‘I don’t think it’s fair’: Hotels dismiss call to charge foreigners more than Thais

Photo: Naithonburi Beach Resort / Facebook
Photo: Naithonburi Beach Resort / Facebook

Several hotels today rejected a proposal to formalize dual-pricing at hotels as discriminatory and counterproductive.

After the Tourism and Sports Ministry announced it would encourage hotels nationwide to charge foreign nationals higher rates, three hotel representatives today dismissed the proposal as unhelpful and unfair.

“Personally, I don’t see how this would help,” Anchalee Sriwongsa, spokesperson for Outrigger Resorts, told Coconuts. “The tourism sector should be a globalized thing. I don’t see how it’s fair that Thais should have to pay lower rates as opposed to foreigners. Foreigners have a lot to pay already in terms of travel expenses.”

On Wednesday, the ministry said it would ask hotels to raise rates for foreign visitors to the level they were before COVID-19 decimated the industry while providing discounts to Thai guests.

Nutnicha Limpanasumarn, spokesperson for Bangkok Marriott Marquis Queen’s Park, said it was a bad idea.

“I don’t think it’s fair,” Nutnicha commented. “Whether we are Thai or foreigner, we should all pay the same rates.”

The ministry proposal did not spell out whether foreign nationals living in the kingdom would be asked to pay more as well. For years, foreign residents have railed against such so-called dual-pricing schemes, which have been enforced for years at government-managed tourist attractions such as national parks and museums. Foreigners are charged upward of 10 times the regular entry fee to enter national parks.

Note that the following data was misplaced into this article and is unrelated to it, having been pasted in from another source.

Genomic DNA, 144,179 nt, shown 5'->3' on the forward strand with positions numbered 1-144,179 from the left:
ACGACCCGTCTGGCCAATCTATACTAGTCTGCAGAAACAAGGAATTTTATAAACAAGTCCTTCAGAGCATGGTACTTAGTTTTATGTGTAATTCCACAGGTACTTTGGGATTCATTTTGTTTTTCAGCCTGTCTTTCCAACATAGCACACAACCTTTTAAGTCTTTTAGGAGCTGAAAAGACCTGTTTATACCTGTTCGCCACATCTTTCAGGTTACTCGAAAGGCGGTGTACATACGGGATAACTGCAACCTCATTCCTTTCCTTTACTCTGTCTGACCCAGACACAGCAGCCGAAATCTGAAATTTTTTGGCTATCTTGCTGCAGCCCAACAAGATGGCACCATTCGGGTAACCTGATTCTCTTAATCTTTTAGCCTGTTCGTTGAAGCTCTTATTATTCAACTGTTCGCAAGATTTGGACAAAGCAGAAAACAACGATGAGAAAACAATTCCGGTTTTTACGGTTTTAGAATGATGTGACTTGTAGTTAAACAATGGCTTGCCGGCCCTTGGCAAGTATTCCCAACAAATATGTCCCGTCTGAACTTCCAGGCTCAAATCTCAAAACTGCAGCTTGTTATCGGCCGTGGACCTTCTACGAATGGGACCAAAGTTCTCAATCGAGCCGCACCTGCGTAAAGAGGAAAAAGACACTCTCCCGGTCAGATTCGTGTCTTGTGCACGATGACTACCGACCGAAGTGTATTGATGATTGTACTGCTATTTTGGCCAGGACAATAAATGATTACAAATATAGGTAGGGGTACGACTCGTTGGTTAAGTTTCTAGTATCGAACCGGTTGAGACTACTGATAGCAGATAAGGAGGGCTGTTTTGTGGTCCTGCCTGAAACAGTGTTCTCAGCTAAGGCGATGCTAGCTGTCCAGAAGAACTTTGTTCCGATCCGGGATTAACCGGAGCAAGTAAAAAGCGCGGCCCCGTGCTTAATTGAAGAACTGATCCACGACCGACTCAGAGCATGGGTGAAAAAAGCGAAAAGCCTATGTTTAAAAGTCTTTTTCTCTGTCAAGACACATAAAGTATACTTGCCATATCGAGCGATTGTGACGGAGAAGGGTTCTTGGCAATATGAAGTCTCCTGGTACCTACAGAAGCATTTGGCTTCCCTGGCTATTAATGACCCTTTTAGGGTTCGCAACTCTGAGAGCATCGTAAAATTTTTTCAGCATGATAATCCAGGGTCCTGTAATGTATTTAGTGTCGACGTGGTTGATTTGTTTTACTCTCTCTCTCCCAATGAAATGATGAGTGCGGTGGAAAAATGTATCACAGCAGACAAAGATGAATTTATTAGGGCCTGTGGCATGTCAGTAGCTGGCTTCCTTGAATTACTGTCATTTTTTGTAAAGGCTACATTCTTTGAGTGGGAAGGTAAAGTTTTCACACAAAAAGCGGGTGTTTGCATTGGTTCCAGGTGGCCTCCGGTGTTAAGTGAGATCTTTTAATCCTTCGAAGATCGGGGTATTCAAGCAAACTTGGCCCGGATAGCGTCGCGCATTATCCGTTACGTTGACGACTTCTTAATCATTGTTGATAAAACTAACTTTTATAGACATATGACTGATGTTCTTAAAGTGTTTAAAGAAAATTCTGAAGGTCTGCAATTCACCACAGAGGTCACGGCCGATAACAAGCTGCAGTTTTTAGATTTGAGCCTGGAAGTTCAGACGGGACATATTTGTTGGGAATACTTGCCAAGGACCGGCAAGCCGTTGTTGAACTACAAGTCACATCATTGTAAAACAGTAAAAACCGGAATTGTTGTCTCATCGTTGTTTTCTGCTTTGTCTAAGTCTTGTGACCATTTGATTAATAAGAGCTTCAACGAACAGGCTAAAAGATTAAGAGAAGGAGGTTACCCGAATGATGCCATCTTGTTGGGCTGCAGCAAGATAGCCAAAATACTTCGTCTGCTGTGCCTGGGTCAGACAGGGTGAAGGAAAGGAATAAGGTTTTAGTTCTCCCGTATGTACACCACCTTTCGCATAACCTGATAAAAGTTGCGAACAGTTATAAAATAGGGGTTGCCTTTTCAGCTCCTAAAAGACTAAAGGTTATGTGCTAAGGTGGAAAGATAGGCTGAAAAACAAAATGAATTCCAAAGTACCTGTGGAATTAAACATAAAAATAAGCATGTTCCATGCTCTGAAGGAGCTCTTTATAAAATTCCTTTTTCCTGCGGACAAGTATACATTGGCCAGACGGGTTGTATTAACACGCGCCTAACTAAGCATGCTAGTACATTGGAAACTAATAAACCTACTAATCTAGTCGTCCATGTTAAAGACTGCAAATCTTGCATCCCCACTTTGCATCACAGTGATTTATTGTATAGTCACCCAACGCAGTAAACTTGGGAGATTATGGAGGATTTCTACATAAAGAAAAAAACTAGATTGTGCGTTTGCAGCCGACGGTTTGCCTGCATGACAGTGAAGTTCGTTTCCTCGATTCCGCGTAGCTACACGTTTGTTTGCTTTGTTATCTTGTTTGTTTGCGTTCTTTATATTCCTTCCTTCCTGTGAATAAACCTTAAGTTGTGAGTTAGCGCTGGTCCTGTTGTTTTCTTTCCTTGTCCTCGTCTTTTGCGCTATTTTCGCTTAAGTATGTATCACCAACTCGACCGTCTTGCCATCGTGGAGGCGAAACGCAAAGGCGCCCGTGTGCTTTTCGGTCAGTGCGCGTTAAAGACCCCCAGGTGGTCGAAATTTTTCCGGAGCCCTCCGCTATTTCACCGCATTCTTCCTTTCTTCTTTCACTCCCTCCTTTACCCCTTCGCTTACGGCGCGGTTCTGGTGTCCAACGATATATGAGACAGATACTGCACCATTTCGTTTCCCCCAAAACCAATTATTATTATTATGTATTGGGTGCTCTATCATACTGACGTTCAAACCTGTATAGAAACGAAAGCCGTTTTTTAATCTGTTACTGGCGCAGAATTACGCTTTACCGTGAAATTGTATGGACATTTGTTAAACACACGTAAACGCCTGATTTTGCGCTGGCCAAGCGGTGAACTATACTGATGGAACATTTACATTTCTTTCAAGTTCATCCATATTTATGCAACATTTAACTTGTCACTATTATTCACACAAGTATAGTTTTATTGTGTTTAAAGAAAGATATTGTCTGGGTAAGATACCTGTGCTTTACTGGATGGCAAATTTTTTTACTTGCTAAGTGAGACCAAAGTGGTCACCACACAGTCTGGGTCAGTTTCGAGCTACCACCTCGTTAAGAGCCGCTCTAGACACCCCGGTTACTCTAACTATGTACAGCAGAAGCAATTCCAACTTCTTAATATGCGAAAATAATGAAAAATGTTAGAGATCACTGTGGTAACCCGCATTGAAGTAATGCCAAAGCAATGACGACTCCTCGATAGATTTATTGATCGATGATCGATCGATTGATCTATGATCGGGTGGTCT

Sheraton Hotel spokesperson Guntapitch Rodpun said that, unless they receive a direct order to charge guests more based on their citizenship, international brands such as Sheraton would be unlikely to change their policies.

“While several hotels may have implemented a separate pricing structure for Thai nationals and foreigners in the past, we have never had that kind of pricing structure,” Guntapitch said. “Although we have not received any direct proposal, our hotels have always featured universal rates for Thai nationals and foreigners alike.”

Tourism Minister Pipat Ratchakitprakarn said he would meet with the Thai Hotels Association to discuss the plan. An association representative reached by phone Thursday said they were unaware of the proposal.

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